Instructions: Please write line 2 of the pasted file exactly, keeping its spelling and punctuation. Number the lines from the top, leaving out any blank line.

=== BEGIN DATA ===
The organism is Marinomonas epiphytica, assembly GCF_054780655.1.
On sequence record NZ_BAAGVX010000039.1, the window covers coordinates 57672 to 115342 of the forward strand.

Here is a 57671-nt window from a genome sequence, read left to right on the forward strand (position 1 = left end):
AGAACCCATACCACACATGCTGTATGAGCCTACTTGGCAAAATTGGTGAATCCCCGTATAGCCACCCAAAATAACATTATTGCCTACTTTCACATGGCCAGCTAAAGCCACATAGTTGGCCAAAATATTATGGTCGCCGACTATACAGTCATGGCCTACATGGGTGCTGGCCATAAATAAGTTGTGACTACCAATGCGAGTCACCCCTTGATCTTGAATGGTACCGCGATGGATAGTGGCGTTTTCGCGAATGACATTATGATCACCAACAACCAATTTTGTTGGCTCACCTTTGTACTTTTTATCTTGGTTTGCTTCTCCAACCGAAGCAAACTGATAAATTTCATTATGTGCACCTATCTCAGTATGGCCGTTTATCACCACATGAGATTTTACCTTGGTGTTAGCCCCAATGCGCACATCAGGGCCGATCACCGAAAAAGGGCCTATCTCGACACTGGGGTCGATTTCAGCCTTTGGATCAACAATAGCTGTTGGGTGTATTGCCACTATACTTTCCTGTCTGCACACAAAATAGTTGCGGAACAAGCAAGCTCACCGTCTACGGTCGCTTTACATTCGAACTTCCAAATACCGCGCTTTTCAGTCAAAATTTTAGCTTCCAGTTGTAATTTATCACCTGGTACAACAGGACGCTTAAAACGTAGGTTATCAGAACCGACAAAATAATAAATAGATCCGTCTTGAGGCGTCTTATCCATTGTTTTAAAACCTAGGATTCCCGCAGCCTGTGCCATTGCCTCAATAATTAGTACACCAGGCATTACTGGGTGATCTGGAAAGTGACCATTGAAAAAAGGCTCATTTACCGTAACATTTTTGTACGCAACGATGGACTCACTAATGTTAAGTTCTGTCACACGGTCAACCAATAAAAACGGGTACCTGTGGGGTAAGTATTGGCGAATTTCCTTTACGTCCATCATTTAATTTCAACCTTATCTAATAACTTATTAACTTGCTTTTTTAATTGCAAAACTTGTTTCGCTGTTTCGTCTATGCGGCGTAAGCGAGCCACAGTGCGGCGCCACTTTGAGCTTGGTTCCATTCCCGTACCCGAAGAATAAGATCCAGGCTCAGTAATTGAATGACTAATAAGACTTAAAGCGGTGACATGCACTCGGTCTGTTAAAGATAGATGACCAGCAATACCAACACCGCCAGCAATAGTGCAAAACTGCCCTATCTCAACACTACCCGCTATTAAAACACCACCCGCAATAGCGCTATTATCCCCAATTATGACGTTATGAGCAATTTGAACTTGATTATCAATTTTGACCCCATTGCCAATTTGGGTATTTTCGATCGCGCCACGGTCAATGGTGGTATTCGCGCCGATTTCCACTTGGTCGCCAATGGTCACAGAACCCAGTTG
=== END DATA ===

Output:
On sequence record NZ_BAAGVX010000039.1, the window covers coordinates 57672 to 115342 of the forward strand.